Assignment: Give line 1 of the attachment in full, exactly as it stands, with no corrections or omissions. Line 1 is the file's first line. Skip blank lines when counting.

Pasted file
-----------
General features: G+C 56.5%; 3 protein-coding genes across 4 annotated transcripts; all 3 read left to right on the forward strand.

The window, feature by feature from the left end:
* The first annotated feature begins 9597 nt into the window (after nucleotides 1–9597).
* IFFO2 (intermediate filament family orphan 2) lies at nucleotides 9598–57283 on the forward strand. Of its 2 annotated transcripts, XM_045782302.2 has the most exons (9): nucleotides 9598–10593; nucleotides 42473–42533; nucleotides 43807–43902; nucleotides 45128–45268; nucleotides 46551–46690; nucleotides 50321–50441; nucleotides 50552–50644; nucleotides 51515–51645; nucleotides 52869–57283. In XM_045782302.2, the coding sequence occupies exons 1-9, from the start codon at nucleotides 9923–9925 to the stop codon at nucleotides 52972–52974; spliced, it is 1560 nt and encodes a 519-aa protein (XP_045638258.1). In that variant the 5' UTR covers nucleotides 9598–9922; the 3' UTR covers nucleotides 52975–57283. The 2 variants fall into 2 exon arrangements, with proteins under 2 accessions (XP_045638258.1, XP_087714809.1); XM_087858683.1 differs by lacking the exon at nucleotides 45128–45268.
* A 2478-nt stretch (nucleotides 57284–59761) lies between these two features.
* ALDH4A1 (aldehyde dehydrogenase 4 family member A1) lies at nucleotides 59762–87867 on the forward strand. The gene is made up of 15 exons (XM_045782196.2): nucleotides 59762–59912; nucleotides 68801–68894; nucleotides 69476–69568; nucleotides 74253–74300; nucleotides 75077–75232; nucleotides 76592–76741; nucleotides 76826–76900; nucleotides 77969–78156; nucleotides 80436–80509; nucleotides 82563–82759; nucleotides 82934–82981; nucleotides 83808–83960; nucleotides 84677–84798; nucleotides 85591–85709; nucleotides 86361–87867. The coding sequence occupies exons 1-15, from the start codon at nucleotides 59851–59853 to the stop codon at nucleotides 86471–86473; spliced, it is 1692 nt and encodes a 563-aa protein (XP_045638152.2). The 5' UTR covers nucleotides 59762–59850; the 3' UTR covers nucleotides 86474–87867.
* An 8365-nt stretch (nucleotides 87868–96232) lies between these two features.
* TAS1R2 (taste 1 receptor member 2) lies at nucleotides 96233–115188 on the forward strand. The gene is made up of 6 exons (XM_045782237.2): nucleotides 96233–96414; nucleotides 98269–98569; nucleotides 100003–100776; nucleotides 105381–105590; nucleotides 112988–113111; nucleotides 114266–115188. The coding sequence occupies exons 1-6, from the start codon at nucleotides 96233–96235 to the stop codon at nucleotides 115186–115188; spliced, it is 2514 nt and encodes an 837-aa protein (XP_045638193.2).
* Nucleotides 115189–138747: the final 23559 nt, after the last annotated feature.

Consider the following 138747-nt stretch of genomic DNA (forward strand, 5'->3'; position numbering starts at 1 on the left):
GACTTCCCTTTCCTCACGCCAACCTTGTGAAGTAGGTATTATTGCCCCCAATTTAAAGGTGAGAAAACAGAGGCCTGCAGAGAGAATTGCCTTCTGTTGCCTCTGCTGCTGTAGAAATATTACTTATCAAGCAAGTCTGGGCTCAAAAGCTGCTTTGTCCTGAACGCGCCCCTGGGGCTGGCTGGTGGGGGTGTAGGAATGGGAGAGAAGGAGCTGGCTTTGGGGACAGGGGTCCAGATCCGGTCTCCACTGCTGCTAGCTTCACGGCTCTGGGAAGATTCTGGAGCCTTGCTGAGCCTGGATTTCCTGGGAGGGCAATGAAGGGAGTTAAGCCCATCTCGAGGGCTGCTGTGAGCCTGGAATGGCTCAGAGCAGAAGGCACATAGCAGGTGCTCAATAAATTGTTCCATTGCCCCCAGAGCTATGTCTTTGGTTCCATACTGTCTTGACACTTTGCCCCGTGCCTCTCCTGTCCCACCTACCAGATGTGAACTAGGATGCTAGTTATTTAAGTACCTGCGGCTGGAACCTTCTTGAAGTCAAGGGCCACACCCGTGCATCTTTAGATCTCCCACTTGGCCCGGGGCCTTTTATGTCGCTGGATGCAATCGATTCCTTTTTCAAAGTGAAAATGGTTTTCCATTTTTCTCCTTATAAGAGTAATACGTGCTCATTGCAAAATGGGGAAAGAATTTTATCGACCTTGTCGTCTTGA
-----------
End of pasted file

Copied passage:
General features: G+C 56.5%; 3 protein-coding genes across 4 annotated transcripts; all 3 read left to right on the forward strand.